The majority of Irish people have relatives in England, most of whom left Ireland at some point in the twentieth century in an effort to find work. Most of us find ourselves travelling to big urban industrialised areas when we visit the family, but if you are really lucky you have a relative that lives somewhere in the south-west of England, where you can enjoy a summer of cider drinking and funny accents. In the past a large portion of this part of England was called Wessex, named for the Anglo- Saxon Kingdom of the West Saxons. Archaeologists sometimes use the term Wessex as well, to refer to cultural similarities across modern counties in the south and west.
So why the English geography lesson? Well, naturally enough it is all to do with Co. Offaly, and more specifically Bronze Age Tullamore. Situated in the Irish midlands, Offaly may seem a long way from the hallowed apple orchards of Wessex. This does not seem to have been the case in prehistory, however, as we were to discover during excavations one cold wet winter in advance of the N52 Tullamore Bypass, being carried out on behalf of the National Roads Authority and Offaly County Council.
At one of the sites, in the townland of Mucklagh, we discovered an isolated cremation pit, a relatively common feature on an archaeological excavation in Ireland. When these are revealed we collect all the material as a sample so that we can process it later at our office facility, to make sure we don’t miss anything. During the procedure to remove all the bone and plant fragments from the sample we discovered something we don’t normally find in cremations-grave goods. The first artefact to appear turned out to be a small antler awl, a pointed tool probably used for making holes in leather or textiles. However, the greatest excitement came when one bright piece of metal shone out from amongst the other material. This was a small object of what (contrary to popular belief!) is rarely found on an archaeology site- gold.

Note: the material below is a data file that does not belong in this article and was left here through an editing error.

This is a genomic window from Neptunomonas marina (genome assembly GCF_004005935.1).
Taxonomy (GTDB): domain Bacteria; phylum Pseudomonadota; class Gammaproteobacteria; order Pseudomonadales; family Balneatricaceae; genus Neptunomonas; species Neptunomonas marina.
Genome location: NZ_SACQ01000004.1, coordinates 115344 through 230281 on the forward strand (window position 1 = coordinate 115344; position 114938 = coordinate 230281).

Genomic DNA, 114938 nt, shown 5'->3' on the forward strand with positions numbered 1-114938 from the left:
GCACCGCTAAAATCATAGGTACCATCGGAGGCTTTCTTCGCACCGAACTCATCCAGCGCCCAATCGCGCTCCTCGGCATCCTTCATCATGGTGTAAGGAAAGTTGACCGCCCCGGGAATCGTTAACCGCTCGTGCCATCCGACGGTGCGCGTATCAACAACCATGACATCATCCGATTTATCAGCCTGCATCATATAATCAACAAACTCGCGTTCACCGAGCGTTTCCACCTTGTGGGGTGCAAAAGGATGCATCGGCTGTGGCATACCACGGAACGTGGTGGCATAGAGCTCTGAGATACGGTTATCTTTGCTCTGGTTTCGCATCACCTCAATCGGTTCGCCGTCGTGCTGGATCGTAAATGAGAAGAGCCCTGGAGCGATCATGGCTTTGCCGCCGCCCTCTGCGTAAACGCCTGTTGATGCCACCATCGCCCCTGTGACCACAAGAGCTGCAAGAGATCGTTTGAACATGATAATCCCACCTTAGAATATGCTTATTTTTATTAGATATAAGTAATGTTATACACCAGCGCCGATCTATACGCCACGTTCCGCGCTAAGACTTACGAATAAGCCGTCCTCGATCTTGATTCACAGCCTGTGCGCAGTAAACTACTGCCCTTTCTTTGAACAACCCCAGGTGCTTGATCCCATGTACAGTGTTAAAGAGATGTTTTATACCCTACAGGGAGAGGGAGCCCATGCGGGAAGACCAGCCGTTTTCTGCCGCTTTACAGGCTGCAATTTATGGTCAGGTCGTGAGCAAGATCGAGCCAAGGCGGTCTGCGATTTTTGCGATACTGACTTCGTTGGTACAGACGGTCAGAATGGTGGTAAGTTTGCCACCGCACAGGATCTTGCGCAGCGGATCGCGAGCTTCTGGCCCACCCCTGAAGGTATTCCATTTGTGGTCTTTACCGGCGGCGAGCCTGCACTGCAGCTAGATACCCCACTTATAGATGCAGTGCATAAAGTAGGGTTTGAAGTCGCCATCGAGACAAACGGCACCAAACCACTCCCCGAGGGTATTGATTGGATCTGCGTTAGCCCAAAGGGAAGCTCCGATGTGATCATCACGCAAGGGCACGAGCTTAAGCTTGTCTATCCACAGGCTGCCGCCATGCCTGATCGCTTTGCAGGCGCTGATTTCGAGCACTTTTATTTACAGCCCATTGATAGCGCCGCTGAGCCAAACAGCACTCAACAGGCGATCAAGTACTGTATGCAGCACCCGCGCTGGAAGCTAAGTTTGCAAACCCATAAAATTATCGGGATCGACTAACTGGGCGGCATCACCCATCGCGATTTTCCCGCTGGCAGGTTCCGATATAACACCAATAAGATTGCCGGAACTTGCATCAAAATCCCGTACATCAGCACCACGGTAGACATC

The post-excavation process began in earnest and our osteoarchaeologists learned that the cremation consisted of two individuals, an adult female and a child aged between 6 and 8. Radiocarbon dating of the remains showed that these people had lived in the Bronze Age (1776-1601 BC cal 2-sig). Our environmental specialists then added further pieces to the jigsaw, examining charcoal fragments which allowed us to ascertain that the main wood on the cremation pyre was oak, with low concentrations of guelder rose also present. Guelder rose is a native Irish tree which tends to like damp shady woodlands. Oak burns at particularly high temperatures and for an extended period, and is commonly recovered from archaeological contexts in Ireland.
As for the gold object, it was sent to the National Museum of Ireland where it was examined by Assistant Keeper Mary Cahill, Ireland’s leading expert on Bronze Age gold. She identified it as a bead cover of Wessex-type, with no known parallels in Ireland. They are most often found in Bronze Age burials in south-west England, with the closest similar finds being a pair of bead-covers from a cremation burial at Barrow Hills, Oxfordshire, and from female Wessex Culture inhumations at Wilsford, Wiltshire.
Paul Mullarkey, of The National Museum of Ireland’s Conservation Department conducted further tests on the gold to discover its composition. It was found to be typical of gold from the period, with over 90% purity and additions of lead and copper. As for the awl, bronze examples have also been found in England, often associated with female burials. A similar bone point was recovered from the cremation burial of a young adult female in the early Bronze Age cist at Poulawack, Co Clare.
So how did the bead cover get from Wessex to Offaly? Was it made in Ireland to copy this prehistoric British tradition or was it traded through many hands between the two islands? Perhaps, as with today, there were links between the people from the two locations, and its presence in Offaly is the result of visits between family and friends. We will never know the real story behind the bead cover and its owners, but it is a fascinating example of cultural exchange in the past, which shows just how close the links were between Ireland and England in prehistory.